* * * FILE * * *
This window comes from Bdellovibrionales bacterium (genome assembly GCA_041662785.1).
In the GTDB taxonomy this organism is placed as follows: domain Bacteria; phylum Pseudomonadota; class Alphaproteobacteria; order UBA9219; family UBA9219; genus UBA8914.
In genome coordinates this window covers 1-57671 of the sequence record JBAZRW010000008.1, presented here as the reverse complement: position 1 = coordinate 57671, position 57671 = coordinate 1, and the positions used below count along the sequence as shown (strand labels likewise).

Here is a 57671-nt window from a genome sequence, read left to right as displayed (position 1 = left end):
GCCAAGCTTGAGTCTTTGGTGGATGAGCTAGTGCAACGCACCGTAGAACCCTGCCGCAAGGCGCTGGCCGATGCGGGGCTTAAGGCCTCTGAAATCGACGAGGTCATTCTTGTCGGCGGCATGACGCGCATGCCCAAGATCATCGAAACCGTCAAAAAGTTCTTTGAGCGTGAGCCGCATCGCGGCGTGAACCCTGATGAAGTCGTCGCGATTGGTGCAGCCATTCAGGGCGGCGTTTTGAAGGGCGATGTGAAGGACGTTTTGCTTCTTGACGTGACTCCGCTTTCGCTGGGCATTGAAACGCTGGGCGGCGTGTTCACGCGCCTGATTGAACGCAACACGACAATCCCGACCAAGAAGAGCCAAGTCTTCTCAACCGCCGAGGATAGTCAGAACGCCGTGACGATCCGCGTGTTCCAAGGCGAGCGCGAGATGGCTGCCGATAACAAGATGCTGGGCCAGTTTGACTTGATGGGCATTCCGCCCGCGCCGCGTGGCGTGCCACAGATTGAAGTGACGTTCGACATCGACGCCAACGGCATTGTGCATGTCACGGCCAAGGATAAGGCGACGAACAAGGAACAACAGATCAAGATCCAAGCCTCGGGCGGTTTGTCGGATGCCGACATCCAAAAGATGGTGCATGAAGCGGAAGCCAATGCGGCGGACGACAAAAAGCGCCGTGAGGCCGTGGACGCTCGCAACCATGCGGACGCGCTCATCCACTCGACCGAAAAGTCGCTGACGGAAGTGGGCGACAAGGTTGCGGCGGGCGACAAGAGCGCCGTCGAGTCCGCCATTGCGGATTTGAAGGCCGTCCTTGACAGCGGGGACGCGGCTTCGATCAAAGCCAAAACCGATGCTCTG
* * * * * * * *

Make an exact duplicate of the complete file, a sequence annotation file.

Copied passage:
This window comes from Bdellovibrionales bacterium (genome assembly GCA_041662785.1).
In the GTDB taxonomy this organism is placed as follows: domain Bacteria; phylum Pseudomonadota; class Alphaproteobacteria; order UBA9219; family UBA9219; genus UBA8914.
In genome coordinates this window covers 1-57671 of the sequence record JBAZRW010000008.1, presented here as the reverse complement: position 1 = coordinate 57671, position 57671 = coordinate 1, and the positions used below count along the sequence as shown (strand labels likewise).

Here is a 57671-nt window from a genome sequence, read left to right as displayed (position 1 = left end):
GCCAAGCTTGAGTCTTTGGTGGATGAGCTAGTGCAACGCACCGTAGAACCCTGCCGCAAGGCGCTGGCCGATGCGGGGCTTAAGGCCTCTGAAATCGACGAGGTCATTCTTGTCGGCGGCATGACGCGCATGCCCAAGATCATCGAAACCGTCAAAAAGTTCTTTGAGCGTGAGCCGCATCGCGGCGTGAACCCTGATGAAGTCGTCGCGATTGGTGCAGCCATTCAGGGCGGCGTTTTGAAGGGCGATGTGAAGGACGTTTTGCTTCTTGACGTGACTCCGCTTTCGCTGGGCATTGAAACGCTGGGCGGCGTGTTCACGCGCCTGATTGAACGCAACACGACAATCCCGACCAAGAAGAGCCAAGTCTTCTCAACCGCCGAGGATAGTCAGAACGCCGTGACGATCCGCGTGTTCCAAGGCGAGCGCGAGATGGCTGCCGATAACAAGATGCTGGGCCAGTTTGACTTGATGGGCATTCCGCCCGCGCCGCGTGGCGTGCCACAGATTGAAGTGACGTTCGACATCGACGCCAACGGCATTGTGCATGTCACGGCCAAGGATAAGGCGACGAACAAGGAACAACAGATCAAGATCCAAGCCTCGGGCGGTTTGTCGGATGCCGACATCCAAAAGATGGTGCATGAAGCGGAAGCCAATGCGGCGGACGACAAAAAGCGCCGTGAGGCCGTGGACGCTCGCAACCATGCGGACGCGCTCATCCACTCGACCGAAAAGTCGCTGACGGAAGTGGGCGACAAGGTTGCGGCGGGCGACAAGAGCGCCGTCGAGTCCGCCATTGCGGATTTGAAGGCCGTCCTTGACAGCGGGGACGCGGCTTCGATCAAAGCCAAAACCGATGCTCTG